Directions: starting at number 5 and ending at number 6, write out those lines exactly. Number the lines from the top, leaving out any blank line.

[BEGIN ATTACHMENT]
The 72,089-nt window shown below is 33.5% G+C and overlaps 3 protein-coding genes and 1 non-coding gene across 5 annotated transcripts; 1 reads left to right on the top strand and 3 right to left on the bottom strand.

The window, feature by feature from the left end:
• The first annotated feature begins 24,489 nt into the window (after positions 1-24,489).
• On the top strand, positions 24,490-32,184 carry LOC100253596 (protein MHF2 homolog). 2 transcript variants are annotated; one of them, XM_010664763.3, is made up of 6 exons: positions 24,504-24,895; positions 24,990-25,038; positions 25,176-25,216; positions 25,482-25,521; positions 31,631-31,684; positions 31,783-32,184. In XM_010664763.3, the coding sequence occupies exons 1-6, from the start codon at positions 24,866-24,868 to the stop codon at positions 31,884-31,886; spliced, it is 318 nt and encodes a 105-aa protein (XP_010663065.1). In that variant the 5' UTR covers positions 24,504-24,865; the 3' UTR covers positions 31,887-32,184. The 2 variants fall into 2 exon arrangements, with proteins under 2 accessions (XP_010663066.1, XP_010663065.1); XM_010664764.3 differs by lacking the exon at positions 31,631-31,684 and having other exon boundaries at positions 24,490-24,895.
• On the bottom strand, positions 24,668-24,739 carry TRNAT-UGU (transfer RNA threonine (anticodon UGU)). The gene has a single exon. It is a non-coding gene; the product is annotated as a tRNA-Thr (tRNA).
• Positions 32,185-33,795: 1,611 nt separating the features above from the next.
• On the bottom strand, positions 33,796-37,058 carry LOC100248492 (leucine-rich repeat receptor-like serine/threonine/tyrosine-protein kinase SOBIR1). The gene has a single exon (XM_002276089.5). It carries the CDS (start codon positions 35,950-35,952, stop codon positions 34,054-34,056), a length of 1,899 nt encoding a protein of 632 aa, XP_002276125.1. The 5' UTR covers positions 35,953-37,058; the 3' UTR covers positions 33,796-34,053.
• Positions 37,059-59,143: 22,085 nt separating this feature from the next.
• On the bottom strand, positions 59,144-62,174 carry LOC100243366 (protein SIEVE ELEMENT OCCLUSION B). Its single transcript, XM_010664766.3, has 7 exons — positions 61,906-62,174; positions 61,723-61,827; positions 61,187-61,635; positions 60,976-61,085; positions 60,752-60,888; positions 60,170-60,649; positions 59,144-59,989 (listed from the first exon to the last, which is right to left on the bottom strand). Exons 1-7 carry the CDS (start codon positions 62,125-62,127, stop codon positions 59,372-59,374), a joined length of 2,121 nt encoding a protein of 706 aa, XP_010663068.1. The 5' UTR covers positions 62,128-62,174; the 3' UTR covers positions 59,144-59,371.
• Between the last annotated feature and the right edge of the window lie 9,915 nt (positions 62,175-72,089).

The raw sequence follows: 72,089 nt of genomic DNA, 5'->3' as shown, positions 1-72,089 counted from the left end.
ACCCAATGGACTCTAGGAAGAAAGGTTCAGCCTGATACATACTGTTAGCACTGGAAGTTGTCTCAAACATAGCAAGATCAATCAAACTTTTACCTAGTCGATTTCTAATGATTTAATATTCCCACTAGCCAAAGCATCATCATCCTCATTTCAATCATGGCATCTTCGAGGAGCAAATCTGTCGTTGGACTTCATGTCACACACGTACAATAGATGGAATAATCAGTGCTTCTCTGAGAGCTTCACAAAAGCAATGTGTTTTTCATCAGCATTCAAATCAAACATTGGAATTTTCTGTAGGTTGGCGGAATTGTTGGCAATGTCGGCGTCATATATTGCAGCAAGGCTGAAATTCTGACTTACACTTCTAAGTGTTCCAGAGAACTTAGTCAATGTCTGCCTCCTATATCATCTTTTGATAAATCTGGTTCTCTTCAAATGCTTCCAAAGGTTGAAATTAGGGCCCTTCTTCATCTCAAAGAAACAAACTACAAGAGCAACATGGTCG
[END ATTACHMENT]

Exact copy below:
• On the bottom strand, positions 24,668-24,739 carry TRNAT-UGU (transfer RNA threonine (anticodon UGU)). The gene has a single exon. It is a non-coding gene; the product is annotated as a tRNA-Thr (tRNA).
• Positions 32,185-33,795: 1,611 nt separating the features above from the next.